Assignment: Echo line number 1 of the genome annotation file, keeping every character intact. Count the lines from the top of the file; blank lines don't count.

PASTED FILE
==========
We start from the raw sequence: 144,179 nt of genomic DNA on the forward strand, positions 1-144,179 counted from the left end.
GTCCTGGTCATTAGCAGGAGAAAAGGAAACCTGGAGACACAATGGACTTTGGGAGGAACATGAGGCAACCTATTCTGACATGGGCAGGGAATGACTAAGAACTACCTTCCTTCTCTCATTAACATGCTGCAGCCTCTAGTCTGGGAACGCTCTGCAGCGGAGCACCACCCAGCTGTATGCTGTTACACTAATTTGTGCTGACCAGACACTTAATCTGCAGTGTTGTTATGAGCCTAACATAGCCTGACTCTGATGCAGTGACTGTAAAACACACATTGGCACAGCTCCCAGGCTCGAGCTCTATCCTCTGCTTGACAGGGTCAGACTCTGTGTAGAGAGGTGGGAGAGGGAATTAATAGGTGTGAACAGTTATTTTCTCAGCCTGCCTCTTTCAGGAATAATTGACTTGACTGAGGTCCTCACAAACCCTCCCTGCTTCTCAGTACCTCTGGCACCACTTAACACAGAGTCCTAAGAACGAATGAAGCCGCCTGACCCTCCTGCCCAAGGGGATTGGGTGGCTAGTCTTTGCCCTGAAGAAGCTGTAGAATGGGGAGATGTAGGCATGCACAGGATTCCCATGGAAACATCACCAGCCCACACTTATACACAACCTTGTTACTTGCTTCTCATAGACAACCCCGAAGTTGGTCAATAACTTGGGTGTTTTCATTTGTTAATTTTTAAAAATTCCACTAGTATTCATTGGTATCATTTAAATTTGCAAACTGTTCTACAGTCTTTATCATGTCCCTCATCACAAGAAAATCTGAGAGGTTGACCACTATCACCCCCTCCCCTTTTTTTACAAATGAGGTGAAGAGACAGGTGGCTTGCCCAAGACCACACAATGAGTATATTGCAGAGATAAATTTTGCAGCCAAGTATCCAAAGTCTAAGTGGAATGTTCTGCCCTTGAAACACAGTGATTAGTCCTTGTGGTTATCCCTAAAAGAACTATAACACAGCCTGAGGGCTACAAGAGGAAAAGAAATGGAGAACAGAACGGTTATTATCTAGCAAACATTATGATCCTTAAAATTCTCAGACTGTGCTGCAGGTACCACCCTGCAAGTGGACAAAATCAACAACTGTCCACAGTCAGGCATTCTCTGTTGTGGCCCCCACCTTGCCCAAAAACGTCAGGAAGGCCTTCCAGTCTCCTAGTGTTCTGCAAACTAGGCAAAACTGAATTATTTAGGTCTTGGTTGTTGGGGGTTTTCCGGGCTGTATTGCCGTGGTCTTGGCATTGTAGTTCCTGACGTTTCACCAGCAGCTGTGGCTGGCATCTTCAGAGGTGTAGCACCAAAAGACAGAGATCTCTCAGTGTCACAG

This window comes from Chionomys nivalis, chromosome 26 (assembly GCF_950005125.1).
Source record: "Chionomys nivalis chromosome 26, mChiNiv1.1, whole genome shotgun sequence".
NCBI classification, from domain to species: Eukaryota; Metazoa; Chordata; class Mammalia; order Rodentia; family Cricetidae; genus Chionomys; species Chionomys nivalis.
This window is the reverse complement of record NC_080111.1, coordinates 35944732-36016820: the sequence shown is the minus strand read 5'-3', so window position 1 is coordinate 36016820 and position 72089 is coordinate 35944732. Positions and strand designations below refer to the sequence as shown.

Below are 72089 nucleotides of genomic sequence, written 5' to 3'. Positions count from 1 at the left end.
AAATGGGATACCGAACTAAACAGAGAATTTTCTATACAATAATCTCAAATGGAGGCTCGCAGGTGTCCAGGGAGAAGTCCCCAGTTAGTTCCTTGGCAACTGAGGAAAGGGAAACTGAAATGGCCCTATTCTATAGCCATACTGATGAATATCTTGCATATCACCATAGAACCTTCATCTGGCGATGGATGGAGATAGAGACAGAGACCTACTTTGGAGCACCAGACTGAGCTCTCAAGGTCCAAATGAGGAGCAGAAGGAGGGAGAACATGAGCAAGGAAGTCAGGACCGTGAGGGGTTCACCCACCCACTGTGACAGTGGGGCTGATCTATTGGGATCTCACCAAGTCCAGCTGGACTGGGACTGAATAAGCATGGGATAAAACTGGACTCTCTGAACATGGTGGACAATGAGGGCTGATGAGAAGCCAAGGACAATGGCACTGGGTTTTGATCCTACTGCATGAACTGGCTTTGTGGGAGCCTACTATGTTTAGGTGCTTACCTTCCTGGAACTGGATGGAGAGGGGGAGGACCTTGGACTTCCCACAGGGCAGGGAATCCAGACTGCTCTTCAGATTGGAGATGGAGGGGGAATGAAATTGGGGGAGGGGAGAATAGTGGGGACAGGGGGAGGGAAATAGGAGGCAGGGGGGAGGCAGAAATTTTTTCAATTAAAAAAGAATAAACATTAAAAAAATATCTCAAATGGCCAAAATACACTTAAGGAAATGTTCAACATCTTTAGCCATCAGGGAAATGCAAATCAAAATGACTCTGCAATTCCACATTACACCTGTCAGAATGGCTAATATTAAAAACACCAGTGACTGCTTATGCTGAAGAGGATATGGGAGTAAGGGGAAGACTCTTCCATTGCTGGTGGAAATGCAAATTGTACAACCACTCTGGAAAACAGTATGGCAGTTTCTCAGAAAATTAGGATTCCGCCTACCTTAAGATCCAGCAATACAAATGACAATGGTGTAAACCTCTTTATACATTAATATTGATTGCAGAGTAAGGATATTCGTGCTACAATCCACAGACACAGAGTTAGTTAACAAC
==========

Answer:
We start from the raw sequence: 144,179 nt of genomic DNA on the forward strand, positions 1-144,179 counted from the left end.